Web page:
tiredmommy Well-Known Member

    I think what has helped Duckie the most (other than treating her allergies) has been to work on her sensory issues. She sleeps better with a heavy blanket, massage and deep breathing helped her to be calm in loud or overstimulating situations. Stretching to help release tension. Down time, too. And physical activity to help with balance and gait problems.
  4. jannie

    jannie trying to survive....

    I remember when difficult child was about 4 1/2 years old we made a chart that focused on being able to play a game without becoming upset when he lost. I think it said, "I played a game and didn't get upset when I lost." There may have also been a section for when he won he'd have to say "good job" to the opponent. The first chart had perhaps 5 boxes and when he lost five times and didn't get upset, he recieved a prize. We used this chart for quite a while because he really needed to work on losing....Now five years later, he still will becomes upset when he loses...but it is much improved.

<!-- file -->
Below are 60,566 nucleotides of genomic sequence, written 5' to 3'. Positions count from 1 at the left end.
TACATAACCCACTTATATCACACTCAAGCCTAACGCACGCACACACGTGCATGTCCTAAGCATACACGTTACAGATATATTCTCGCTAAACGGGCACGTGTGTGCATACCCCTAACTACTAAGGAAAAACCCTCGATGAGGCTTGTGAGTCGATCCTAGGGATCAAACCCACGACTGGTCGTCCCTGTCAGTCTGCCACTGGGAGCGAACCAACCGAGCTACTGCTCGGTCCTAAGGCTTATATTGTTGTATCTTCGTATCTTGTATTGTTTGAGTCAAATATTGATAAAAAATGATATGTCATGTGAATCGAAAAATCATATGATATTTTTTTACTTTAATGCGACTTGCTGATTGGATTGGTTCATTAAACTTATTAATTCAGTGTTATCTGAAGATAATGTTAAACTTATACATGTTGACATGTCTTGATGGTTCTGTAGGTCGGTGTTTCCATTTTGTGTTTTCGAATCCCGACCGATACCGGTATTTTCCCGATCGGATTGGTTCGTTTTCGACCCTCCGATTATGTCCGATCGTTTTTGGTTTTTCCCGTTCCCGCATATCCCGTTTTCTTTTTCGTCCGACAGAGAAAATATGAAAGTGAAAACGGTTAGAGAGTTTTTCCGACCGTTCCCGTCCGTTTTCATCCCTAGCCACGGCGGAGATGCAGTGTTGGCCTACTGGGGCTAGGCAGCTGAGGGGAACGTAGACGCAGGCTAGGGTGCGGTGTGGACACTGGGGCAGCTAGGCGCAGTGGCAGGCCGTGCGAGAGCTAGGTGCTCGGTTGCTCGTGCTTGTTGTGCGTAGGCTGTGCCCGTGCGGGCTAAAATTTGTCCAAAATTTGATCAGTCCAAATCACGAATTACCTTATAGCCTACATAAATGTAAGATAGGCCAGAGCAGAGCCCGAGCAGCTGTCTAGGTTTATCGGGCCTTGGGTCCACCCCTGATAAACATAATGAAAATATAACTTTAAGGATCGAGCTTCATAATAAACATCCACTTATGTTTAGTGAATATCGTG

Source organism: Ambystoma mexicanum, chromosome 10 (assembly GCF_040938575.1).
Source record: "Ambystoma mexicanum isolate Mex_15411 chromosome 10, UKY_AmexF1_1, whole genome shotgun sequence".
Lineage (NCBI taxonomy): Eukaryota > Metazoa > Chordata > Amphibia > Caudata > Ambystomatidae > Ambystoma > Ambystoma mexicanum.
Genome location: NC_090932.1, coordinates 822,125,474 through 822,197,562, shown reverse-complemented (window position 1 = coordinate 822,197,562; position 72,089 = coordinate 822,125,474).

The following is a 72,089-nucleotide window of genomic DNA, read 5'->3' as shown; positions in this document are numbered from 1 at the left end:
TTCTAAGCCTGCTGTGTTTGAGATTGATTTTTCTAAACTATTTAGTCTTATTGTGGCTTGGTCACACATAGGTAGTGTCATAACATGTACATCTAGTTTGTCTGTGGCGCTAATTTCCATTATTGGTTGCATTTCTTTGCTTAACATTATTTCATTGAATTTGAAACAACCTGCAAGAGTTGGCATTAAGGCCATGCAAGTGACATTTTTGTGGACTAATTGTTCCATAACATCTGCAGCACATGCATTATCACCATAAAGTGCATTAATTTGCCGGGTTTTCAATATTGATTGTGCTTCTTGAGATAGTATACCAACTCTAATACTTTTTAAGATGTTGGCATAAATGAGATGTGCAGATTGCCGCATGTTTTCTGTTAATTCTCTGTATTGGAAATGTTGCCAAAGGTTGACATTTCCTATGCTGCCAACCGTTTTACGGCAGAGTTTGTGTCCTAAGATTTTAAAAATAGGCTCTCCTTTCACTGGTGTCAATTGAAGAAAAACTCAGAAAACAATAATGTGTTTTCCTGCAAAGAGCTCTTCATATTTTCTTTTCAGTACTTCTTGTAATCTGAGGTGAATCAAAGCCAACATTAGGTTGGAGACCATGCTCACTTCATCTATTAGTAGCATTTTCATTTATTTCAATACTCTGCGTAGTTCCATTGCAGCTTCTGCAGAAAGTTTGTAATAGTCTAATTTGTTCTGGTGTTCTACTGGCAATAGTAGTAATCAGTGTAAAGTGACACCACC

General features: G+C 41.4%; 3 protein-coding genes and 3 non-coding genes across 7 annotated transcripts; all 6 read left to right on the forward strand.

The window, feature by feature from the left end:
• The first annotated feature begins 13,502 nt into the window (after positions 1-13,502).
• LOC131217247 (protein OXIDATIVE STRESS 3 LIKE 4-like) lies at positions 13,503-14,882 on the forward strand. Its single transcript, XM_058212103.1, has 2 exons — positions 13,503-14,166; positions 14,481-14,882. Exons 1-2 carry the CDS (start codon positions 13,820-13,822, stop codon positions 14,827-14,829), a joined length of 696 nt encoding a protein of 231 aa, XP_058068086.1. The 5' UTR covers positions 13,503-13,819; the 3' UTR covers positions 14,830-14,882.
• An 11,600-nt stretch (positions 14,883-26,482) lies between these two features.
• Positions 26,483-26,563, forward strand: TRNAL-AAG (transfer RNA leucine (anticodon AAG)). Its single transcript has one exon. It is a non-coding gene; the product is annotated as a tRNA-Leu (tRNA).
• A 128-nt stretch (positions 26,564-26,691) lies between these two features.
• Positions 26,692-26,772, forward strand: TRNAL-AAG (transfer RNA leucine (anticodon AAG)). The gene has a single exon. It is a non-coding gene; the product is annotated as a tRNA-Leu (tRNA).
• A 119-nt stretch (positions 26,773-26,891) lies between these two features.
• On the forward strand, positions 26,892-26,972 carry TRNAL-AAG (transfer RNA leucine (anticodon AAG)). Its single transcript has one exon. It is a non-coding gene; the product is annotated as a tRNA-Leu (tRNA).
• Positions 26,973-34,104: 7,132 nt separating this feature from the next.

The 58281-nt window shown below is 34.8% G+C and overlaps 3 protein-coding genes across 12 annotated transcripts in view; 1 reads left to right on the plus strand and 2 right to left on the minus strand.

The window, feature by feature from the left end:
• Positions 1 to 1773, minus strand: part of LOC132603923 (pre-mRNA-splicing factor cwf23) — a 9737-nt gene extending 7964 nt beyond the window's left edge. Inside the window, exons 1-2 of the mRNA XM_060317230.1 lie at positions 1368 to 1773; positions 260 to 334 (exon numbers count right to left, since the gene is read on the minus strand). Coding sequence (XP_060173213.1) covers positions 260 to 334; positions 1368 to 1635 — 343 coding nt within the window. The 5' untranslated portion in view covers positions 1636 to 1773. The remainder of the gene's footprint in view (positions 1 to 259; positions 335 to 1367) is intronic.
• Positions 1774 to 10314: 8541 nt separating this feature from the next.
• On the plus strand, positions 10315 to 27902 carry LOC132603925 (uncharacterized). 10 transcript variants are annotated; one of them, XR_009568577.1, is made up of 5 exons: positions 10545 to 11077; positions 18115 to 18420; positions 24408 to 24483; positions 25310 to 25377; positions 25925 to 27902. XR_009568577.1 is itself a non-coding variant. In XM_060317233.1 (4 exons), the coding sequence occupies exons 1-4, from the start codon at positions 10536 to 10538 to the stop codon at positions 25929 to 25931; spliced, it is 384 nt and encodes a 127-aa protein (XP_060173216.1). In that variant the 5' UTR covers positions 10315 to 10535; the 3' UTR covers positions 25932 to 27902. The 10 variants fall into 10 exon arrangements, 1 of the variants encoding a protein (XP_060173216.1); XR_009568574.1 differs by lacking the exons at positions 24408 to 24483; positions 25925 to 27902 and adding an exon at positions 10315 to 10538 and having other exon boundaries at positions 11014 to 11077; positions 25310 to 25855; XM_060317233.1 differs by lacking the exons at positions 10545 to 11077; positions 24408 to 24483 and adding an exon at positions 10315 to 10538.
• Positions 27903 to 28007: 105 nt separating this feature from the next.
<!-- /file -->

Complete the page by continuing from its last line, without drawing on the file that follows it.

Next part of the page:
I also made a chart for following directions right away. Each time he'd do something I asked he'd get a box filled in. I liked it because it was easy and I could use it as often as I liked. It just helped to reinforce listening right away.

    We also had a strategy chart. This strategy chart included things he could do instead of getting angry. The included:
    *jumping up and down and counting by 10s to 100 three times
    *go outside and play basketball
    *watch tv (therapist suggested this...I was against it, however, if the rage/tantrum didn't happen because I allowed him to watch some tv to cool down--it was better than a tantrum
    *take deep breaths
    * do jumping jacks